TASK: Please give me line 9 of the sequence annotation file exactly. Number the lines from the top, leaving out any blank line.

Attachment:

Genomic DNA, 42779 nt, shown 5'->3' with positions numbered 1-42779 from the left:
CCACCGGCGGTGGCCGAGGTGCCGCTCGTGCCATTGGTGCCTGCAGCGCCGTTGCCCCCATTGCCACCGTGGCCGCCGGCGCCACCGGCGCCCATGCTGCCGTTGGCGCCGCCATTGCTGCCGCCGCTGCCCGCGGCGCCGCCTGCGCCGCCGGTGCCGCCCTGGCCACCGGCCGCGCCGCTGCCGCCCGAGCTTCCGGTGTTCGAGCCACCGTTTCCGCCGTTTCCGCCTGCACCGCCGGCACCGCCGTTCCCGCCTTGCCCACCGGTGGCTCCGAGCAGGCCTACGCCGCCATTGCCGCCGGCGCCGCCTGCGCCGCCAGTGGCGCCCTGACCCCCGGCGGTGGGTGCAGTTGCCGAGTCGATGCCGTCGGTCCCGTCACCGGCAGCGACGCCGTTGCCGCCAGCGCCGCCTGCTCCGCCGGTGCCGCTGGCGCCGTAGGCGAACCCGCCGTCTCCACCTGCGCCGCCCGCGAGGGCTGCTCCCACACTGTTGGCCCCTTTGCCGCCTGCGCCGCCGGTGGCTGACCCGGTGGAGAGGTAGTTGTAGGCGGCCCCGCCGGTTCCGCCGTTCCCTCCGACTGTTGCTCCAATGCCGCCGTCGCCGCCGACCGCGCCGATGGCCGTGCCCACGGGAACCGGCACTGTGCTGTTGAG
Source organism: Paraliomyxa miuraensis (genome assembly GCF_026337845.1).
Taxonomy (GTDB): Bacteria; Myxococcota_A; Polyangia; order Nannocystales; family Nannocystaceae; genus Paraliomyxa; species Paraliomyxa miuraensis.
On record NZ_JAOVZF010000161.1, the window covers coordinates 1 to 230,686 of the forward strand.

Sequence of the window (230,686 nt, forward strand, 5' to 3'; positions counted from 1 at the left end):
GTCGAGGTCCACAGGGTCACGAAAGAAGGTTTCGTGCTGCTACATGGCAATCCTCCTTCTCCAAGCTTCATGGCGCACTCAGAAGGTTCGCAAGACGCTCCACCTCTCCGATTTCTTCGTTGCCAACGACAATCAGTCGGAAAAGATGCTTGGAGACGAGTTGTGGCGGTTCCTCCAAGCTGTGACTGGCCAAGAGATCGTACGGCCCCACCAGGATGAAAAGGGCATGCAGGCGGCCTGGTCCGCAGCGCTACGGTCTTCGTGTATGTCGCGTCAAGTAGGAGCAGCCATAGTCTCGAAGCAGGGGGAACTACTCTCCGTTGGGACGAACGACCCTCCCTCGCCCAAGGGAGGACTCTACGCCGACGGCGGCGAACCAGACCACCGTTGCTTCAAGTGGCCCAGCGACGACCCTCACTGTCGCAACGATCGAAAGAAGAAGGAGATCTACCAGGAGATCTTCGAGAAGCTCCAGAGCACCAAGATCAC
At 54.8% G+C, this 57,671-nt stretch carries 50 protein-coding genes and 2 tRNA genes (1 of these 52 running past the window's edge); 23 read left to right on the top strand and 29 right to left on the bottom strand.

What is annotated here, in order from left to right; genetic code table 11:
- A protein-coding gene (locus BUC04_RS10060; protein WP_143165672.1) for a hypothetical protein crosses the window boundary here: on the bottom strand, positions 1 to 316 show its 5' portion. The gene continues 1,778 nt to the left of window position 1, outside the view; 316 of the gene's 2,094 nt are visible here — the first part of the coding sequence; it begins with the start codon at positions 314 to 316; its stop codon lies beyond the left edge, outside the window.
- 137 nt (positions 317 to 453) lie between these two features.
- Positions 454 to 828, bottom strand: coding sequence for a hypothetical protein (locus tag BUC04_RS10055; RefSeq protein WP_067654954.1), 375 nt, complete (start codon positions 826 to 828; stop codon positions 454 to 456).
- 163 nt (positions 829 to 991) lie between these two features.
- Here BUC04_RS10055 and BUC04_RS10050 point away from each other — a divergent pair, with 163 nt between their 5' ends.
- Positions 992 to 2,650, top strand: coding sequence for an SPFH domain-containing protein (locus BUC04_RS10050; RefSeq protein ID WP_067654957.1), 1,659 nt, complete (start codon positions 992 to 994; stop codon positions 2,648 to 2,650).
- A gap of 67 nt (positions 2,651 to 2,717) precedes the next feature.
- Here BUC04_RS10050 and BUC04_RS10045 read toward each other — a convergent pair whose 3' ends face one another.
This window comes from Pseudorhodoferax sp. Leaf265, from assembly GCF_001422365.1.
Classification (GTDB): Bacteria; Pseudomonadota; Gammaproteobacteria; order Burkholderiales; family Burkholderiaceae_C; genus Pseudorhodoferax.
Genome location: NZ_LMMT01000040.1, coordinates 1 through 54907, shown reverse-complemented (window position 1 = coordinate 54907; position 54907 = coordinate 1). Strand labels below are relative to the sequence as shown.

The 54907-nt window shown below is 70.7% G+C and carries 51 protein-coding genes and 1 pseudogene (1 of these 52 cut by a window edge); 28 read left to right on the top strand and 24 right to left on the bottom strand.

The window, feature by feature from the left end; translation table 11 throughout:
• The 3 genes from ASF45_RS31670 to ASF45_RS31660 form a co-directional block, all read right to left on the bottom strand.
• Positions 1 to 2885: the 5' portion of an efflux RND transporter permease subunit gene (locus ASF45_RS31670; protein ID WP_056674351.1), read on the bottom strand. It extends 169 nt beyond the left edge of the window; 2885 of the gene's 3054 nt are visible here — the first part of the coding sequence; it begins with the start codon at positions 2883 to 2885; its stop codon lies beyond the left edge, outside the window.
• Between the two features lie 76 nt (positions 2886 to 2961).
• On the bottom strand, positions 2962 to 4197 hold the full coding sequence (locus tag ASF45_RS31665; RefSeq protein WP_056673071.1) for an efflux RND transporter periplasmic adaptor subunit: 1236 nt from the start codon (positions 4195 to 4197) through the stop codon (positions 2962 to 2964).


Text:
What is annotated here, in order from left to right; genetic code table 11: